At the same time it must be recollected, that his beauties are rather crowded into a short compass, than numerous in their absolute sum. The spirit of poetry, it is true, is not to be computed mechanically by tale or measure; and abundance of it may enter into a very small bulk of language. But neither language nor poetry are compressible beyond certain limits; and the poet whose thoughts have been concentrated into a few pages cannot be expected to have given a very full or interesting image of life in his compositions. A few odes, splendid, spirited, and harmonious, but by no means either faultless or replete with subjects that come home to universal sympathy, and an Elegy, unrivalled as it is in that species of composition, these achievements of our poet form, after all, no such extensive grounds of originality, as to entitle their author to be spoken of as in genius "second to none." He had not, like Goldsmith, the art of unbending from grace to levity. Nothing can be more unexhilarating than his attempts at wit and humour, either in his letters or lighter poetry. In his graver and better strains some of the most exquisite ideas are his own; and his taste, for the most part, adorned, and skilfully recast, the forms of thought and expression which he borrowed from others. If his works often "whisper whence they stole their balmy spoils," it is not from plagiarism, but from a sensibility that sought and selected the finest impressions of genius from other gifted minds. But still there is a higher appearance of culture than fertility, of acquisition than originality, in Gray. He is not that being of independent imagination, that native and creative spirit, of whom we should say, that he would have plunged into the flood of poetry had there been none to leap before him. Nor were his learned acquisitions turned to the very highest account. He was the architect of no poetical design of extensive or intricate compass. One noble historical picture, it must be confessed, he has left in the opening scene of his Bard; and the sequel of that ode, though it is not perhaps the most interesting prophecy of English history which we could suppose Inspiration to pronounce, contains many richly poetical conceptions. It is, however, exclusively in the opening of The Bard, that Gray can be ever said to have portrayed a grand, distinct, and heroic scene of fiction.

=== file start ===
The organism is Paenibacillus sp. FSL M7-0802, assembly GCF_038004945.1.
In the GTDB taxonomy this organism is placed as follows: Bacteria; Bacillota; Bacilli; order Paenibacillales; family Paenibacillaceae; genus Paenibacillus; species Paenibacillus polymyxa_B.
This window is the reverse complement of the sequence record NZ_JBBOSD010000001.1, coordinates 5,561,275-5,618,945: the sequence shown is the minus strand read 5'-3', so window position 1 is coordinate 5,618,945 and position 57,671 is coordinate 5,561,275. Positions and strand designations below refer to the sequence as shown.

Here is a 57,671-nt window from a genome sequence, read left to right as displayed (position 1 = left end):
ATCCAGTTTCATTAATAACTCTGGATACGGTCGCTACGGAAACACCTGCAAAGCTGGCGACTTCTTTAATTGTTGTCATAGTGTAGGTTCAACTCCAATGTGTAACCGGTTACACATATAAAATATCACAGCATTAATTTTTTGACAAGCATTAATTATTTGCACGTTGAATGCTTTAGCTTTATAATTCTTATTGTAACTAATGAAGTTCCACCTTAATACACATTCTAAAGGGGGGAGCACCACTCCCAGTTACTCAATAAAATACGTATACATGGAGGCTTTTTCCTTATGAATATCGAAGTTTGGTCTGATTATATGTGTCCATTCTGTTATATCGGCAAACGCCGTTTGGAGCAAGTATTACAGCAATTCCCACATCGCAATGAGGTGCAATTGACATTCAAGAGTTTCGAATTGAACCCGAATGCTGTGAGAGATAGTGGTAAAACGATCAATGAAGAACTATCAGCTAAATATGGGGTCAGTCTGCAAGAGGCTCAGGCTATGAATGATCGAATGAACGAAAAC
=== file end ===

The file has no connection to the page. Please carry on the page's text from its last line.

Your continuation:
The obscurity so often objected to him is certainly a defect not to be justified by the authority of Pindar, more than any thing else that is intrinsically objectionable. But it has been exaggerated. He is nowhere so obscure as not to be intelligible by recurring to the passage. And it may be further observed, that Gray's lyrical obscurity never arises, as in some writers, from undefined ideas or paradoxical sentiments. On the contrary, his moral spirit is as explicit as it is majestic; and deeply read as he was in Plato, he is never metaphysically perplexed. The fault of his meaning is to be latent, not indefinite or confused. When we give his beauties re-perusal and attention, they kindle and multiply to the view. The thread of association that conducts to his remote allusions, or that connects his abrupt transitions, ceases then to be invisible. His lyrical pieces are like paintings on glass, which must be placed in a strong light to give out the perfect radiance of their colouring.